The reason that we should be so concerned about what happens this century is that if we snuff out human life, it’s not just us and our immediate descendants who would be destroyed, but we would destroy the potential for post-human life which could extend for billions of years. So the stakes seem even higher to an astronomer than to most people because we are aware that a disaster here on earth this century could foreclose millennia or even millions of years of future evolution.
Yes and also it would extinguish the possibility of life on other planets?
That’s right. But of course if humans can eventually escape from the earth and produce self-sustaining colonies, our species would thereafter be less vulnerable to the kinds of disaster that could affect most of the earth. I think that within a few centuries there will indeed be small communities living away from the earth. They will of course be empowered by huge computer power, and an understanding of genetics and they will use the knowledge of those fields to modify their progeny to adapt to that alien environment. At that stage the post-human era will begin, because they will adapt to a different environment to the extent that they would within only a few centuries become a different species.
I was also interested in the idea that very often, as the artist Orion Pernosky says, we invest in a future made out of fragments from the past. You’ve mentioned Joe Rablat, in relation to the Pugwash Movement as a kind of the model of the concerned scientist, and I was wondering if you could tell me what inspired you from Joe’s work and if there are any other scientists from the past whom you consider influences or inspirations.
[editors note: The Pugwash Conferences on Science and World Affairs are an international organization that brings together scholars and public figures to work toward reducing the danger of armed conflict and to seek solutions to global security threats. It was founded by Joseph Rotblat in 1957 and Rotblat and the Pugwash Conference won jointly the Nobel Peace Prize in 1995].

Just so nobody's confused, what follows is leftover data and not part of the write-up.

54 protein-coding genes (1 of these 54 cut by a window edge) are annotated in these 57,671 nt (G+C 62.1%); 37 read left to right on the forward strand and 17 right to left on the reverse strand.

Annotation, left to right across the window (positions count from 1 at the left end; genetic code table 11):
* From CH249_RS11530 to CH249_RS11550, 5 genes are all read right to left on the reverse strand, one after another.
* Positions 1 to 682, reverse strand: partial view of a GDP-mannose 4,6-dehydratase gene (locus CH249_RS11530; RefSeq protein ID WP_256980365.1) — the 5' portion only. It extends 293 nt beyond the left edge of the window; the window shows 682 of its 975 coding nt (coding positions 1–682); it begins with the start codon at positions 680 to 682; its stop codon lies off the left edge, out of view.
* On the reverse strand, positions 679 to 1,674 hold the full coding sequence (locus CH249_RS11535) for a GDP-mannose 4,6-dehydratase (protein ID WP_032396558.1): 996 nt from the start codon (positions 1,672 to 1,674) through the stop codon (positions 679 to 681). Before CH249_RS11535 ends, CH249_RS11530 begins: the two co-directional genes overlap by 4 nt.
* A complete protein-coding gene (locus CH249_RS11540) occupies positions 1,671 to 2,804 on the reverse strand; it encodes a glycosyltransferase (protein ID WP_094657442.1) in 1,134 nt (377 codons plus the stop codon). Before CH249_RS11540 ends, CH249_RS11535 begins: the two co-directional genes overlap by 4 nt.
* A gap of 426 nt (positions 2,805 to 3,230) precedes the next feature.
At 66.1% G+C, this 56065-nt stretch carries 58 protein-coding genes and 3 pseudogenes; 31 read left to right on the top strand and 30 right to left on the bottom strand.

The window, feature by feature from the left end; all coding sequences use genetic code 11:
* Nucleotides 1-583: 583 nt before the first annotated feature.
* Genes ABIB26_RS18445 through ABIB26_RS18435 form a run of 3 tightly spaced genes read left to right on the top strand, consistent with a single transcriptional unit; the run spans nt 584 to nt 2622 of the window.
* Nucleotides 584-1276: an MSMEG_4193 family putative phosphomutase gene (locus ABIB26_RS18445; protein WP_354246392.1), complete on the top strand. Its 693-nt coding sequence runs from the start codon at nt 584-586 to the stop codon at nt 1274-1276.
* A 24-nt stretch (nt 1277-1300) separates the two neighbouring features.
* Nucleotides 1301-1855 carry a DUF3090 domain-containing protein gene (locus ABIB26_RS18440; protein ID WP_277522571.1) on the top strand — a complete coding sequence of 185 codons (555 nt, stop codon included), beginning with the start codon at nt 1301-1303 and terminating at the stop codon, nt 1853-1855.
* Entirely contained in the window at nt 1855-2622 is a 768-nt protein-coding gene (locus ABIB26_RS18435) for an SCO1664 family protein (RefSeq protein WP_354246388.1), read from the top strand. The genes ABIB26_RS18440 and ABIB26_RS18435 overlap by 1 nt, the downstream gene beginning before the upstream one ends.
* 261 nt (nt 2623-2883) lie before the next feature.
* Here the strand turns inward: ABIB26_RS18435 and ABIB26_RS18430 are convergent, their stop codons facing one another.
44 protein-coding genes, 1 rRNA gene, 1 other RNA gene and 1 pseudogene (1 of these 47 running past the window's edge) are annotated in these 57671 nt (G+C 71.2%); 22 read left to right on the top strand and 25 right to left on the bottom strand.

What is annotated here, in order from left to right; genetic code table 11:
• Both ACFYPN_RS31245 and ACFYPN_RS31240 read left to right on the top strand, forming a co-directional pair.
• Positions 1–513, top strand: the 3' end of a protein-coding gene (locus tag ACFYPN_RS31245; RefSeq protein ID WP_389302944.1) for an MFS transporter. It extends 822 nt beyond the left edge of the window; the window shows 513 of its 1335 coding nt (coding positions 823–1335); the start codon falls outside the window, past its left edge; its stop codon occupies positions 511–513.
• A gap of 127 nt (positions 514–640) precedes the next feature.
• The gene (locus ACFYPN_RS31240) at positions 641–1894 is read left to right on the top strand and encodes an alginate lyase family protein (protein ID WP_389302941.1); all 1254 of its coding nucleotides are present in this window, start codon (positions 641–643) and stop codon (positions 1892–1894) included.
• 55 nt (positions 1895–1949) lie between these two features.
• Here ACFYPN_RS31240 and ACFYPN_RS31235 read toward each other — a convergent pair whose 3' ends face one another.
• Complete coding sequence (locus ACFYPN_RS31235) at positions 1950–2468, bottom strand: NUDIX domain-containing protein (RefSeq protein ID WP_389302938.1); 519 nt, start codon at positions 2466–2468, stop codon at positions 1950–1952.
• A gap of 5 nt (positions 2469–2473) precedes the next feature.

I became interested in the Pugwash Movement because I got to know people like Joe Roblat, Hans Bethe and Rudolf Peierls, who had all been involved in creating the first nuclear weapons at Los Alamos in World War II. These man, all great scientists, felt an obligation to do all they could in civilian life to control the power that they had helped to unleash. I was very impressed by their commitment and their sense of responsibility. They are all sadly now dead, but I feel it is important that younger scientists should learn from their attitudes – their conscience and their commitment.
We now need ‘concerned scientists’ not just in the context of nuclear weapons but also in other areas. We need them to ensure that all the other areas of science which are of social relevance, in biomedicine and in computers and robotics, are exploited in ways that benefit us but that we strive to avoid their serious downsides. One of my current activities,incidentally, is helping to set up a Cambridge-based group to study the extreme risks that may confront humanity if we don’t control advancing technology in the bio, cyber and robotics spheres.
Be sure to read the rest of the series as they are published.